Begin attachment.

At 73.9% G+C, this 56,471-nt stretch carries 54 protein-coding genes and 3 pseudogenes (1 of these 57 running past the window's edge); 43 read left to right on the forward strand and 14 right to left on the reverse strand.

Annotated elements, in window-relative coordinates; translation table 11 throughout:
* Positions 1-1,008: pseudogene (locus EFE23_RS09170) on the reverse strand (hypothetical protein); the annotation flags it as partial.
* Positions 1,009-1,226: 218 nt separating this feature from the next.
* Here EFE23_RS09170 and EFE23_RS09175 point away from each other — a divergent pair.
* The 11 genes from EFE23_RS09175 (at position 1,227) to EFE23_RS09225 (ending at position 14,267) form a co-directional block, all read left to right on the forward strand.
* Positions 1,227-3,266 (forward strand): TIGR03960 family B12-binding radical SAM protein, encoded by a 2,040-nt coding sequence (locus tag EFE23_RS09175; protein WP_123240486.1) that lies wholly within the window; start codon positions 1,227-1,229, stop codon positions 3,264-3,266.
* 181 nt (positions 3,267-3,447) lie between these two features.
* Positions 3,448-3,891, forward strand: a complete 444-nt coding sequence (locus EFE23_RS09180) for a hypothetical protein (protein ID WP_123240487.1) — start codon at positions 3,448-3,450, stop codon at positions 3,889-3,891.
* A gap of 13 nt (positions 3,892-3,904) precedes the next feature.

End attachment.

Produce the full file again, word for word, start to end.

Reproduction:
At 73.9% G+C, this 56,471-nt stretch carries 54 protein-coding genes and 3 pseudogenes (1 of these 57 running past the window's edge); 43 read left to right on the forward strand and 14 right to left on the reverse strand.

Annotated elements, in window-relative coordinates; translation table 11 throughout:
* Positions 1-1,008: pseudogene (locus EFE23_RS09170) on the reverse strand (hypothetical protein); the annotation flags it as partial.
* Positions 1,009-1,226: 218 nt separating this feature from the next.
* Here EFE23_RS09170 and EFE23_RS09175 point away from each other — a divergent pair.
* The 11 genes from EFE23_RS09175 (at position 1,227) to EFE23_RS09225 (ending at position 14,267) form a co-directional block, all read left to right on the forward strand.
* Positions 1,227-3,266 (forward strand): TIGR03960 family B12-binding radical SAM protein, encoded by a 2,040-nt coding sequence (locus tag EFE23_RS09175; protein WP_123240486.1) that lies wholly within the window; start codon positions 1,227-1,229, stop codon positions 3,264-3,266.
* 181 nt (positions 3,267-3,447) lie between these two features.
* Positions 3,448-3,891, forward strand: a complete 444-nt coding sequence (locus EFE23_RS09180) for a hypothetical protein (protein ID WP_123240487.1) — start codon at positions 3,448-3,450, stop codon at positions 3,889-3,891.
* A gap of 13 nt (positions 3,892-3,904) precedes the next feature.